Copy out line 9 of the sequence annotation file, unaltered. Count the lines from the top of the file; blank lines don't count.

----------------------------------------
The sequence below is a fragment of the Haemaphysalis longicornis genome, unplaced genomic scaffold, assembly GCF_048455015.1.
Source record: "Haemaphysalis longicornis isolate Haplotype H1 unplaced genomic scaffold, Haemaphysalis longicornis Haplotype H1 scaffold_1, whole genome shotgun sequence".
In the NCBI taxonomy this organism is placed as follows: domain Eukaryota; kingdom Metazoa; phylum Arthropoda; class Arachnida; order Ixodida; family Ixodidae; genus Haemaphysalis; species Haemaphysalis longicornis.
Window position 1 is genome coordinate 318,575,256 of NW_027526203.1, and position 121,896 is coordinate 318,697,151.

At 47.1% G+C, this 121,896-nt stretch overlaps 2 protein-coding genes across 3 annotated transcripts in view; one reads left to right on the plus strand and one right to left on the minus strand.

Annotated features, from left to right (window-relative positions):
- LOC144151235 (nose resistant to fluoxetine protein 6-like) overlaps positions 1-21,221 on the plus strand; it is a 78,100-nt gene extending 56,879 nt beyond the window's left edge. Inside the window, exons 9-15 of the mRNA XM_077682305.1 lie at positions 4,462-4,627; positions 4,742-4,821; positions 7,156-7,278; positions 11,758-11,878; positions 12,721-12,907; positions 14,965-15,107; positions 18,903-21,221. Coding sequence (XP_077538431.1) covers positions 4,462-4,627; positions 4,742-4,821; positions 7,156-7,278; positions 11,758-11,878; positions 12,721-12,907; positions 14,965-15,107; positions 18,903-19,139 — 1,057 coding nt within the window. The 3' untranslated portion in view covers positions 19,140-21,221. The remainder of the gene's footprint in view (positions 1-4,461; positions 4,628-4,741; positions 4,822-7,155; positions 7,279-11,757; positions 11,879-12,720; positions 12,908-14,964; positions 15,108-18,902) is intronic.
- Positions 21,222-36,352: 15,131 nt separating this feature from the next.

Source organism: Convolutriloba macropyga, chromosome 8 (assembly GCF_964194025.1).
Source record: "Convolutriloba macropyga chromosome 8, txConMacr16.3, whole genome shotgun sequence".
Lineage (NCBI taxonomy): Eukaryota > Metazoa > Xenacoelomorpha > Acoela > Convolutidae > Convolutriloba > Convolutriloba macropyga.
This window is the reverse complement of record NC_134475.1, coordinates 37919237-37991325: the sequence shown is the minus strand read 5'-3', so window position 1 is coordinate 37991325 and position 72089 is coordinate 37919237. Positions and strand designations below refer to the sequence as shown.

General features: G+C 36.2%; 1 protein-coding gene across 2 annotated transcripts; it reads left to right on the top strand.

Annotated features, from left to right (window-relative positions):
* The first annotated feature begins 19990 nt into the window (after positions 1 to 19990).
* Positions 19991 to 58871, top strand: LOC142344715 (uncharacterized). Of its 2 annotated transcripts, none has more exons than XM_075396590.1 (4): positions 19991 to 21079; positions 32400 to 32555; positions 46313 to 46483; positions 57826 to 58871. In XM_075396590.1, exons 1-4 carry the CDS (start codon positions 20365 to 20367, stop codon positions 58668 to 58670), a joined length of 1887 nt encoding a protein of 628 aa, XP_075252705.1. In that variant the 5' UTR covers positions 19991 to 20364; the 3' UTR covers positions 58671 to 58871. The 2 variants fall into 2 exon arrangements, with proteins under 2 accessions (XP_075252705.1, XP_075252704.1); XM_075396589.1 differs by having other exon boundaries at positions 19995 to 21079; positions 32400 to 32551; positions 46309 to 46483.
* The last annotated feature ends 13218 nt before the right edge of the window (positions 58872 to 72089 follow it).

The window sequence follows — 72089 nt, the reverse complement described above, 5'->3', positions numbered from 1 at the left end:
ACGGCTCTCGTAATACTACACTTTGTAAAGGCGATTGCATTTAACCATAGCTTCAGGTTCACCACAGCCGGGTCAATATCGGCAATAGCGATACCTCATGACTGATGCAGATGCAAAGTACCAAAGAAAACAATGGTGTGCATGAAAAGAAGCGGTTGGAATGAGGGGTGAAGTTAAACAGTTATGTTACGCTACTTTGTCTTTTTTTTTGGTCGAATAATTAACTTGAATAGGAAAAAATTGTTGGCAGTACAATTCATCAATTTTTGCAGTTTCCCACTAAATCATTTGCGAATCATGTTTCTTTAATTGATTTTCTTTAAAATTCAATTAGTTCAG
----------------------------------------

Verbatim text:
Source organism: Convolutriloba macropyga, chromosome 8 (assembly GCF_964194025.1).